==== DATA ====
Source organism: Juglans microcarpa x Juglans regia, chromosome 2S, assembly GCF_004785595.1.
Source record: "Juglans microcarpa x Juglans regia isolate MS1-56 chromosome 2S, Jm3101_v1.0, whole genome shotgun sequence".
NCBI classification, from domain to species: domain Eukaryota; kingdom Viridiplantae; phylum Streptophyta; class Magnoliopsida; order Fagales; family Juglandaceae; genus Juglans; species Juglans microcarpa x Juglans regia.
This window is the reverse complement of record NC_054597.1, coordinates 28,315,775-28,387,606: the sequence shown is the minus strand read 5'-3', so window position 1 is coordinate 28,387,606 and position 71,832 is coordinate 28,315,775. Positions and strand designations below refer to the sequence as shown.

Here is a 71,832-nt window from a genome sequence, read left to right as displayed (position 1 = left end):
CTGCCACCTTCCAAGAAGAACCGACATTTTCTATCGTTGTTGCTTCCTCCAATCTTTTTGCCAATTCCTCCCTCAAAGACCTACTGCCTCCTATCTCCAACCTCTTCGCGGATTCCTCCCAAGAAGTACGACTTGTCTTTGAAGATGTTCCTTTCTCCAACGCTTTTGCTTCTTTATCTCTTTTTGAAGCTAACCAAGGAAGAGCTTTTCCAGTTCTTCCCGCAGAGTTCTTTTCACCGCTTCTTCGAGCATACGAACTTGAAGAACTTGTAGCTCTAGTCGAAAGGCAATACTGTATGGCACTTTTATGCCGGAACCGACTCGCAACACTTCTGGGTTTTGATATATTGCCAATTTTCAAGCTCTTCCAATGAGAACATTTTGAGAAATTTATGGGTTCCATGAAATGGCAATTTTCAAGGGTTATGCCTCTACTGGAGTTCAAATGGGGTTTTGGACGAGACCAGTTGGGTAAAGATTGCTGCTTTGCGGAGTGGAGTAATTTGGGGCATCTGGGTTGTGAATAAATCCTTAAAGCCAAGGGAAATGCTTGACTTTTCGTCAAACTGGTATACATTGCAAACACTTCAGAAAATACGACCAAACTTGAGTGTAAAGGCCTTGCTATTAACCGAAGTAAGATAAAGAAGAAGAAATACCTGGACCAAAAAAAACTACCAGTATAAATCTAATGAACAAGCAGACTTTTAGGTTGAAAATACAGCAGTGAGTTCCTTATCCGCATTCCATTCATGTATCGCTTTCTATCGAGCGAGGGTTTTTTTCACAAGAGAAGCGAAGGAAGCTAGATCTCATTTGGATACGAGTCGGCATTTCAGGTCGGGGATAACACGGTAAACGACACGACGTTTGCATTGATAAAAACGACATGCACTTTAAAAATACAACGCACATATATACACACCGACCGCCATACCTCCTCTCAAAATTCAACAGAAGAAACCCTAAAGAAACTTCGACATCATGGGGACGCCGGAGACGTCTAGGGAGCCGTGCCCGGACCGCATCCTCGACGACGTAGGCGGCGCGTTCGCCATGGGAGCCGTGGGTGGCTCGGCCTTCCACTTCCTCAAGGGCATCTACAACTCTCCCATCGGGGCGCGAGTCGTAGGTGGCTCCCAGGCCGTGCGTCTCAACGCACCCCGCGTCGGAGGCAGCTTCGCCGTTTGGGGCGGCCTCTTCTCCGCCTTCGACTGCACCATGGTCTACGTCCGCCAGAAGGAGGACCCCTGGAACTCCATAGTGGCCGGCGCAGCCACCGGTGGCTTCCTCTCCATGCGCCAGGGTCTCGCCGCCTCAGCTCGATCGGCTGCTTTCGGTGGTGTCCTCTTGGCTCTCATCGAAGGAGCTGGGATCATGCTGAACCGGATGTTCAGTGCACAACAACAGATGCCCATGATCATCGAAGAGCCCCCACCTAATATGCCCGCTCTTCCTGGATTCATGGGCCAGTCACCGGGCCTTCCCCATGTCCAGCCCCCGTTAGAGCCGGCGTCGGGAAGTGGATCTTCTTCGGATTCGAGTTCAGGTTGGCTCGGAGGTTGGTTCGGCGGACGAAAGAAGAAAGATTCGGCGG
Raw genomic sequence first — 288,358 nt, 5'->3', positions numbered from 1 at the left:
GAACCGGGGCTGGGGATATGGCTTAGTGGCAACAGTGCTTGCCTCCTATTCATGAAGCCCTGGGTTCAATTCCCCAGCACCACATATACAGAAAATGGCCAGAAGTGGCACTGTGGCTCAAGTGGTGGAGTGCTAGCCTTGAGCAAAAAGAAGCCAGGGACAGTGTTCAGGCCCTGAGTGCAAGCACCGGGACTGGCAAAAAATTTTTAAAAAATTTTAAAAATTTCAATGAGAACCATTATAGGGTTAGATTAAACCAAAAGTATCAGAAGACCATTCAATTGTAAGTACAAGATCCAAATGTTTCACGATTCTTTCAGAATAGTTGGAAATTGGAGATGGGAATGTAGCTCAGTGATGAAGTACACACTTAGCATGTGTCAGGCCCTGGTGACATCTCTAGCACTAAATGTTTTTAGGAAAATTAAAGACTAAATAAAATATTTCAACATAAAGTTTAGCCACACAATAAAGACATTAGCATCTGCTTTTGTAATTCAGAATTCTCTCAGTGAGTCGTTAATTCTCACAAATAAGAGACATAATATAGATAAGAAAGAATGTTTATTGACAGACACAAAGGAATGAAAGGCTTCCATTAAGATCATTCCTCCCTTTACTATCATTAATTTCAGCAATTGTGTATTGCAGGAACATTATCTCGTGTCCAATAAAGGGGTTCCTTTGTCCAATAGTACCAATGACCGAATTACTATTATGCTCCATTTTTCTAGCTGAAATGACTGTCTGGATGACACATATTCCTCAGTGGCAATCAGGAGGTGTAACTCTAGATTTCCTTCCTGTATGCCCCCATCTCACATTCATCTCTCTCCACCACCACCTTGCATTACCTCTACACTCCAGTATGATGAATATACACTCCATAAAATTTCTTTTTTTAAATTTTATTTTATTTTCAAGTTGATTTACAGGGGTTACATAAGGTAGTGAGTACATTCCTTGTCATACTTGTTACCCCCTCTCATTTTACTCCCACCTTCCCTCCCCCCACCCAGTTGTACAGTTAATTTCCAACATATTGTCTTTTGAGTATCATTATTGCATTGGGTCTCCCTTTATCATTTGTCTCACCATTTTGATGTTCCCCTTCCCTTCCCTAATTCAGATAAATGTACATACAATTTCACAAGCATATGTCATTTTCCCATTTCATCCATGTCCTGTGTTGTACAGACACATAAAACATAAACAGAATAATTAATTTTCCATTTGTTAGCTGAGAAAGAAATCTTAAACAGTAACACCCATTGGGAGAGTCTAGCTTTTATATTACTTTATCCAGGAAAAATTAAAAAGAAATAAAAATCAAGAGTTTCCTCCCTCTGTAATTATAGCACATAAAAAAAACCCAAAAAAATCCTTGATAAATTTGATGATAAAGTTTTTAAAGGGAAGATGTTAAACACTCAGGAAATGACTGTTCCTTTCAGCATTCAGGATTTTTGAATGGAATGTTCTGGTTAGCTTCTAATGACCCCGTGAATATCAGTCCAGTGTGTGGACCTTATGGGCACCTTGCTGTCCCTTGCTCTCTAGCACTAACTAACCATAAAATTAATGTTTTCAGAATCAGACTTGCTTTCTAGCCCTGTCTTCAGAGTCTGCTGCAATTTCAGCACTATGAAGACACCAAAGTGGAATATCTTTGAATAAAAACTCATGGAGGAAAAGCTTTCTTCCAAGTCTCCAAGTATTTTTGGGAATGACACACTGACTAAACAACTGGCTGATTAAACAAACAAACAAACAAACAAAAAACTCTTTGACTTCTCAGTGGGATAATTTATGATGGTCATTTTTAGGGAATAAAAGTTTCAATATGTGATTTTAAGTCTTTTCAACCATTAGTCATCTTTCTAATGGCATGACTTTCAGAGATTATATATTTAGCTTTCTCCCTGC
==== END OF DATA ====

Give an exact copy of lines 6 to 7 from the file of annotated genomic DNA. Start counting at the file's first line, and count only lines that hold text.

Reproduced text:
CTGCCACCTTCCAAGAAGAACCGACATTTTCTATCGTTGTTGCTTCCTCCAATCTTTTTGCCAATTCCTCCCTCAAAGACCTACTGCCTCCTATCTCCAACCTCTTCGCGGATTCCTCCCAAGAAGTACGACTTGTCTTTGAAGATGTTCCTTTCTCCAACGCTTTTGCTTCTTTATCTCTTTTTGAAGCTAACCAAGGAAGAGCTTTTCCAGTTCTTCCCGCAGAGTTCTTTTCACCGCTTCTTCGAGCATACGAACTTGAAGAACTTGTAGCTCTAGTCGAAAGGCAATACTGTATGGCACTTTTATGCCGGAACCGACTCGCAACACTTCTGGGTTTTGATATATTGCCAATTTTCAAGCTCTTCCAATGAGAACATTTTGAGAAATTTATGGGTTCCATGAAATGGCAATTTTCAAGGGTTATGCCTCTACTGGAGTTCAAATGGGGTTTTGGACGAGACCAGTTGGGTAAAGATTGCTGCTTTGCGGAGTGGAGTAATTTGGGGCATCTGGGTTGTGAATAAATCCTTAAAGCCAAGGGAAATGCTTGACTTTTCGTCAAACTGGTATACATTGCAAACACTTCAGAAAATACGACCAAACTTGAGTGTAAAGGCCTTGCTATTAACCGAAGTAAGATAAAGAAGAAGAAATACCTGGACCAAAAAAAACTACCAGTATAAATCTAATGAACAAGCAGACTTTTAGGTTGAAAATACAGCAGTGAGTTCCTTATCCGCATTCCATTCATGTATCGCTTTCTATCGAGCGAGGGTTTTTTTCACAAGAGAAGCGAAGGAAGCTAGATCTCATTTGGATACGAGTCGGCATTTCAGGTCGGGGATAACACGGTAAACGACACGACGTTTGCATTGATAAAAACGACATGCACTTTAAAAATACAACGCACATATATACACACCGACCGCCATACCTCCTCTCAAAATTCAACAGAAGAAACCCTAAAGAAACTTCGACATCATGGGGACGCCGGAGACGTCTAGGGAGCCGTGCCCGGACCGCATCCTCGACGACGTAGGCGGCGCGTTCGCCATGGGAGCCGTGGGTGGCTCGGCCTTCCACTTCCTCAAGGGCATCTACAACTCTCCCATCGGGGCGCGAGTCGTAGGTGGCTCCCAGGCCGTGCGTCTCAACGCACCCCGCGTCGGAGGCAGCTTCGCCGTTTGGGGCGGCCTCTTCTCCGCCTTCGACTGCACCATGGTCTACGTCCGCCAGAAGGAGGACCCCTGGAACTCCATAGTGGCCGGCGCAGCCACCGGTGGCTTCCTCTCCATGCGCCAGGGTCTCGCCGCCTCAGCTCGATCGGCTGCTTTCGGTGGTGTCCTCTTGGCTCTCATCGAAGGAGCTGGGATCATGCTGAACCGGATGTTCAGTGCACAACAACAGATGCCCATGATCATCGAAGAGCCCCCACCTAATATGCCCGCTCTTCCTGGATTCATGGGCCAGTCACCGGGCCTTCCCCATGTCCAGCCCCCGTTAGAGCCGGCGTCGGGAAGTGGATCTTCTTCGGATTCGAGTTCAGGTTGGCTCGGAGGTTGGTTCGGCGGACGAAAGAAGAAAGATTCGGCGG
Raw genomic sequence first — 288,358 nt, 5'->3', positions numbered from 1 at the left: